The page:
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  1. Ducklet Cat's Avatar
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    #1

    Question Dishes, Arches, Teaches ...etc

    Hello,

    I've been taught that we says cats /kats/ with an s because /t/ is a voiceless sound and so is /s/.
    And that we says dogs /d?gz/ because /g/ is a voiced sound, and so is /z/


    Now, why do we then says:
    dishes /diʃiz/
    arches /artʃiz/
    teaches /teetʃiz/

    Why is that /iz/? We can very well say /artʃs/ or /artʃis/, /diʃs/ or /diʃis/ I've just tried saying it , and it went like a breeze!

    aren't "ʃ" and "tʃ" voiceless sounds? While /dʒ/ is the voiced counterpart of "tʃ"?
    Or am I messing things up? :)

    Thanks.
    Last edited by Ducklet Cat; 15-Oct-2010 at 15:19.

  2. 5jj's Avatar
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    #2

    Re: Dishes, Arches, Teaches ...etc

    You were told only part of what happens.

    The full system is:
    The final –(e)s of this form is pronounced:
    /s/ after unvoiced consonants except /s, ʃ, ʧ/: /kIks, pʊts, kɒfs/
    /z/ after vowels, diphthongs and voiced consonants except /z, ʒ, ʤ/ : /hʌgz, siːz, leIz/
    /Iz/(or/əz/) after /s, z, ʃ, ʒ, ʧ/ and /ʤ/: /bɒksIz, bʌzIz, wɒʃIz ruːʒIz, kśʧIz, ʤʌʤIz/

    You wrote: "We can very well say /artʃs/ or /artʃis/, /diʃs/ or /diʃis/ I've just tried saying it , and it went like a breeze"
    I'm inclined to think that, without fully realising it, you inserted a short schwa or /I/ into your/artʃs/ and /diʃs/
    Last edited by 5jj; 15-Oct-2010 at 20:34.

  3. Ducklet Cat's Avatar
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    #3

    Re: Dishes, Arches, Teaches ...etc

    I see. Many thanks for putting the whole rule.
    That was really really useful.

    But I do wonder, why were these 6 sounds treated differently and required and extra "i" before the /z/?
    I can feel they all have a certain "noise" compared to other sounds, but is there a name for than in phonology?

    And allow me ask another question:
    what about the (e)d" as in "reached"
    Do we say /reeʧd/ or /reeʧid/?

    Is there a rule for the (e)d, like the one you mentioned for the (e)s?

    Thanks a lot again.

  4. 5jj's Avatar
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    #4

    Re: Dishes, Arches, Teaches ...etc

    Those 6 high-pitched turbulent sounds are sometimes referred to as sibilants.

    The other system is:

    The final –(e)d of this form is pronounced:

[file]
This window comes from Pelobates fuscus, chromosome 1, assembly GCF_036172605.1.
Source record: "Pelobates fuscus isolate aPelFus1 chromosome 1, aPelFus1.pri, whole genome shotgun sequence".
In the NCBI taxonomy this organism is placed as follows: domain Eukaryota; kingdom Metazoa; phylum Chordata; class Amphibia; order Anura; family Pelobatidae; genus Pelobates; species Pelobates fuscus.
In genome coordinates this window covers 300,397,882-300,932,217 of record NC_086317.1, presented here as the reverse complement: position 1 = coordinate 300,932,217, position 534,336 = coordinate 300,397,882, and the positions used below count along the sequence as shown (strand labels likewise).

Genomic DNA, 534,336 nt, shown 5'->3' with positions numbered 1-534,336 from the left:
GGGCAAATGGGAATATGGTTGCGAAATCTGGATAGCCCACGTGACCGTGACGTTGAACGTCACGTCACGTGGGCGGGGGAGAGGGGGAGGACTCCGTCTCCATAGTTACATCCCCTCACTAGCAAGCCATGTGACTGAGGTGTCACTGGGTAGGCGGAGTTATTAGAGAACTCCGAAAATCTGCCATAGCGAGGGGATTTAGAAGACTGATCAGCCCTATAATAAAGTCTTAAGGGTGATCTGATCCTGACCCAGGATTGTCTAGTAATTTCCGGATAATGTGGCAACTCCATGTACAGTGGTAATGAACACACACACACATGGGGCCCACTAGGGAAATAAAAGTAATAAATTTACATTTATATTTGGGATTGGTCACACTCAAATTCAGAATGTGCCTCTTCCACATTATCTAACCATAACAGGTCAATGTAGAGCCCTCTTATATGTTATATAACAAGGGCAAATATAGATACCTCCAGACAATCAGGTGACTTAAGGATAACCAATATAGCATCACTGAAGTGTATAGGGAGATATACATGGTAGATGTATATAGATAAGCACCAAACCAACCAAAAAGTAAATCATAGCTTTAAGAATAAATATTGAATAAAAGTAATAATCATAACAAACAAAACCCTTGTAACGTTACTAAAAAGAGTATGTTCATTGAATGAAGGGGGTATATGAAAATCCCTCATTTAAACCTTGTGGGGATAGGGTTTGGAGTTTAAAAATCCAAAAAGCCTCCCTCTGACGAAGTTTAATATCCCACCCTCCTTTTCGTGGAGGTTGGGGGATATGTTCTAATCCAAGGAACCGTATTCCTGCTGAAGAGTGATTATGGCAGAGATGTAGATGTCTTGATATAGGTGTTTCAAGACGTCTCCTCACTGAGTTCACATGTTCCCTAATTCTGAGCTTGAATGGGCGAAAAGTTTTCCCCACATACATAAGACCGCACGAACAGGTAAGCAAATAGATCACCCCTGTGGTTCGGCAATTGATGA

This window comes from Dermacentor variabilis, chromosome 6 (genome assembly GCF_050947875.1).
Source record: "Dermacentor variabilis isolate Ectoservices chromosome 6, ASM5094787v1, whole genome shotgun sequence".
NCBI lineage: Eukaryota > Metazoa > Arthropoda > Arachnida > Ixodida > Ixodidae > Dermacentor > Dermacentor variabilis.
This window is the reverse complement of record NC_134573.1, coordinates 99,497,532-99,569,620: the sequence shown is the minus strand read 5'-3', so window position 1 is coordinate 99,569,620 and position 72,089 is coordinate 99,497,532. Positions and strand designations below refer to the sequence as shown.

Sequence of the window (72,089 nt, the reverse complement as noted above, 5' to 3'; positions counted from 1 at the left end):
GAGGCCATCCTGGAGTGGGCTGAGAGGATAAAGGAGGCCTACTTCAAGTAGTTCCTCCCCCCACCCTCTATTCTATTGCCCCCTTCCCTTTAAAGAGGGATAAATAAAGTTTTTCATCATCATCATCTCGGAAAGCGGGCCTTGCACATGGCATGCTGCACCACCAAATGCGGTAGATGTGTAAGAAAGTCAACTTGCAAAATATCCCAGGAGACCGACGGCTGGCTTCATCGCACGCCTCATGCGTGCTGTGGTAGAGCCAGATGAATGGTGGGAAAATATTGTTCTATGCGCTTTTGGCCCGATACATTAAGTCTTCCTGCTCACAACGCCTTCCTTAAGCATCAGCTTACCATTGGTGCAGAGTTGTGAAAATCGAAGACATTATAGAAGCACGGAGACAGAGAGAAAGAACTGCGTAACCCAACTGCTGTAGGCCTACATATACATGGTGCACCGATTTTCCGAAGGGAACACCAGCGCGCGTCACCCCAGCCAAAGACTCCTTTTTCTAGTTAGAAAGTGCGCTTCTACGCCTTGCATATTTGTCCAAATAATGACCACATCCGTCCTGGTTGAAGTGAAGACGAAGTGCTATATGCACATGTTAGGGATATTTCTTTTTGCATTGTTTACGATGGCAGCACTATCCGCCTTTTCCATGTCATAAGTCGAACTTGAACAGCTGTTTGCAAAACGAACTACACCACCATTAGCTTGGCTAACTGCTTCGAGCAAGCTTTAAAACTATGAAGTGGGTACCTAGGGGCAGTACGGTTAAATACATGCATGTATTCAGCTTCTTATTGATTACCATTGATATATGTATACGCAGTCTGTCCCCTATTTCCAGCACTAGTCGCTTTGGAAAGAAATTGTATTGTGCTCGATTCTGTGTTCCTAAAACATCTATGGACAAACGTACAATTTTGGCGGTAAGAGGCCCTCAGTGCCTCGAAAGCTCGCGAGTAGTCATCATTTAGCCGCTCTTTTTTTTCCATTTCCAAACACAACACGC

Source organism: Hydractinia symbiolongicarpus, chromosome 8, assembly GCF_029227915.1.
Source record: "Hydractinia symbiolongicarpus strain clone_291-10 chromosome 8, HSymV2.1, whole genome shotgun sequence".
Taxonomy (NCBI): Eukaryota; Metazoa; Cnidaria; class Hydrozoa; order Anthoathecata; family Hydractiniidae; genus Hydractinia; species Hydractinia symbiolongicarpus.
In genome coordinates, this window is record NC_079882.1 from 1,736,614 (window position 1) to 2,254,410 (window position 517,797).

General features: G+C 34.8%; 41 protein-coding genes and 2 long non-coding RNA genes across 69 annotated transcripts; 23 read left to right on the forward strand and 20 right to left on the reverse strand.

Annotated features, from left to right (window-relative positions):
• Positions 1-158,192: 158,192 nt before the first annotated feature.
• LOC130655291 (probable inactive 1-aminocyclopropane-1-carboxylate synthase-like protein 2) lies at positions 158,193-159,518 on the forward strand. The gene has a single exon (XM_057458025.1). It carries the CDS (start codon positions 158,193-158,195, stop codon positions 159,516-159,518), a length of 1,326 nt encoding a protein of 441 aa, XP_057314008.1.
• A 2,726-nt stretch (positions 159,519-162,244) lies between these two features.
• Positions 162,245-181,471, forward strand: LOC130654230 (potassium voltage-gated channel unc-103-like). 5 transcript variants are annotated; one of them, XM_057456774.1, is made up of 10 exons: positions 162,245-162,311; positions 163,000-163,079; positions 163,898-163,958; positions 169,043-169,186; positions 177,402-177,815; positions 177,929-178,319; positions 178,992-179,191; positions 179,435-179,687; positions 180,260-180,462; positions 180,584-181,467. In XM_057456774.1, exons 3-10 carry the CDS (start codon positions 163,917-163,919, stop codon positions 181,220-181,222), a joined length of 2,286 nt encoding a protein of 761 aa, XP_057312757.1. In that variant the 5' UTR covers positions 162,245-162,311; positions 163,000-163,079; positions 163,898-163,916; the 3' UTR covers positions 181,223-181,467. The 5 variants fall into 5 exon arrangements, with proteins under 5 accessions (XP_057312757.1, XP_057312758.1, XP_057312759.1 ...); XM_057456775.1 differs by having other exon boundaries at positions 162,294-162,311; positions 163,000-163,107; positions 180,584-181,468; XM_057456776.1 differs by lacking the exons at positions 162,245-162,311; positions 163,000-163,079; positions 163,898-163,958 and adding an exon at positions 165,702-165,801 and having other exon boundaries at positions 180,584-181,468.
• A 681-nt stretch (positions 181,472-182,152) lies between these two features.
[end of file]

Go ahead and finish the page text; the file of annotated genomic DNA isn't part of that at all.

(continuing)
/t/ after unvoiced consonants except /t/: /kIkt, stɒpt, kɒft/
    /d/ after vowels and diphthongs and voiced consonants except /d/: /hʌgd, lIvd, friːd, pleId/
    /Id/ (or /əd/) after /t, d/: /wɒntId, wɒntǝd; niːd Id, niːdǝd/

    so, it's /reeʧd/ (or rather: /riːʧd/)

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    #5

    Re: Dishes, Arches, Teaches ...etc

    Do some dialects have [-ɨz] instead of [-ɪz] there? Which dialects?

  5. 5jj's Avatar
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    #6

    Re: Dishes, Arches, Teaches ...etc

    Alan Cruttenden (2001) makes no mention of [ɪ] ever being rendered as [ɨ] (Gimson’s Pronunciation of English, London: Arnold). However, that doesn’t mean it doesn’t happen. I can’t think of any examples. Did you have any in mind?

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    #7

    Re: Dishes, Arches, Teaches ...etc

    Quote Originally Posted by fivejedjon View Post
    Alan Cruttenden (2001) makes no mention of [ɪ] ever being rendered as [ɨ] (Gimson’s Pronunciation of English, London: Arnold). However, that doesn’t mean it doesn’t happen. I can’t think of any examples. Did you have any in mind?
    Yes. I asked about it once already, and got some help, but I still don't know the answer. It's about some articles on Wikipedia that mention ɨ as being present in word "roses", [ˈɹoʊzɨz] in some dialects. Unfortunately, they don't say which dialects have it.
    Last edited by birdeen's call; 16-Oct-2010 at 17:12.

  6. Ducklet Cat's Avatar
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    #8

    Re: Dishes, Arches, Teaches ...etc

    Many thanks :)

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    #9

    Re: Dishes, Arches, Teaches ...etc

    Quote Originally Posted by birdeen's call View Post
    Yes. I asked about it once already, and got some help, but I still don't know the answer. It's about some articles on Wikipedia that mention ɨ as being present in word "roses", [ˈɹoʊzɨz] in some dialects. Unfortunately, they don't say which dialects have it.
    Click here. It doesn't say which dialect(s), but it sheds light on the reason barred-i is used in transcriptions.

    My pronunciation of e in roses is different from a in Rosa's. Roses has barred-i; Rosa's has schwa.

    It would be beneficial if Australian, British, Canadian, and Indian speakers could offer their pronunciations of roses and Rosa's so that we can determine which major dialects have barred-i.

    I read somewhere (I'll have to find the articles) that e in roses and a in Rosa's merged to schwa in Australian English, but did not merge in American English. Let's see, shall we?

  7. BobK's Avatar
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    #10

    Re: Dishes, Arches, Teaches ...etc

    Quote Originally Posted by fivejedjon View Post
    Alan Cruttenden (2001) makes no mention of [ɪ] ever being rendered as [ɨ] (Gimsonís Pronunciation of English, London: Arnold). However, that doesnít mean it doesnít happen. I canít think of any examples. Did you have any in mind?
    Yes - Tony Blair, passim.

    b

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